500lb Floor Removal, Roofline Discoveries

I made progress on the floor today, removing large chunks but not quite getting it all out. As mentioned before, the floor is unbelievably thick fiberglass. About an inch thick in most places, some places even thicker. All that, sitting on top of a layer of 18 or 20 gauge steel which, by itself, would have been more than adequate for a floor.

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In the shot above you can also see the metal floor is brazed to the framework under the floor. This, combined with the way the disco flares were built makes me think this thing has been sitting around for a few decades.

The back deck had a lot more resin than mat, but it was still about an inch thick.

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That's not a hole in plywood, that's all fiberglass. The bottom hunk is steel. The floor of this car is thicker than most ocean going mega yachts.

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So, I got a little tired, using a wedge and single jack to bust out brick sized hunks, and decided to let the floor alone for a while, and concentrate on something less physical.

I'd noticed the backglass frame looked "funny" and seemed to have a lot of bondo laid on it. I made a few exploratory whacks with the hammer and chisel and... the bottom window flange was made out of flimsy sheet metal. I knocked all the bodo loose to expose the rivets.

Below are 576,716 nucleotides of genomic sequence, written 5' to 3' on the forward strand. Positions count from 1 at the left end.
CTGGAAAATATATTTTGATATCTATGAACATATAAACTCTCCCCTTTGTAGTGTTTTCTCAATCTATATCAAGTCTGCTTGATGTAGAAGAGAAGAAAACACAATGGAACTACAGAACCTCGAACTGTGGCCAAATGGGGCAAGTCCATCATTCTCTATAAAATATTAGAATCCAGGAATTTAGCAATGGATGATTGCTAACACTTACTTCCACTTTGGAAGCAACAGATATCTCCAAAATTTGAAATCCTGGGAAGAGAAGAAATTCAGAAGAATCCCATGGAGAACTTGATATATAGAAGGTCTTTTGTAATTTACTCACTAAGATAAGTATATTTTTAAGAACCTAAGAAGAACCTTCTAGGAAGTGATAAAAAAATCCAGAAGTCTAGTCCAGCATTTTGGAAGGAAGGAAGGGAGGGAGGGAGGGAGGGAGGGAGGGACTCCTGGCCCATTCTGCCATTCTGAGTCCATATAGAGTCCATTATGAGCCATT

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No wonder the backglass fell out during shipping (but didn't break, fortunately). I driled out the rivets and the original flange was underneath, in great shape. What the heck??? I started working all the way around the flange and discovered the B pillar had been hacked and stretched about two inches. The cut was filled with a twisted up hunk of fiberglass cloth and resin, which I removed. Under that, the pieces are held together by a steel plate bolted through the roof.

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The passenger side was the same. I'm only about halfway done opening up the cut here. You can see the some of the bolt heads in this shot.

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My best guess is that after discovering the car was impossible to sit in, they tried to raise the roofline. This stretch job may have added an inch or two more headroom, but it ruined the sleek low roofline and dramatically raked windshield. Domino effect engineering. I was hoping to find some kind of history on the car, other than, "it was abandoned in the garage of my buddy's house when he bought it." Nobody is going to fess up to work like this today, though.
Even though the B pillar is hacked, the puzzle pieces can be easily reassembled (correctly). I'm glad I found this, as had no idea where the roof had been stretched, I just knew it had been.

The day's work in timelapse:

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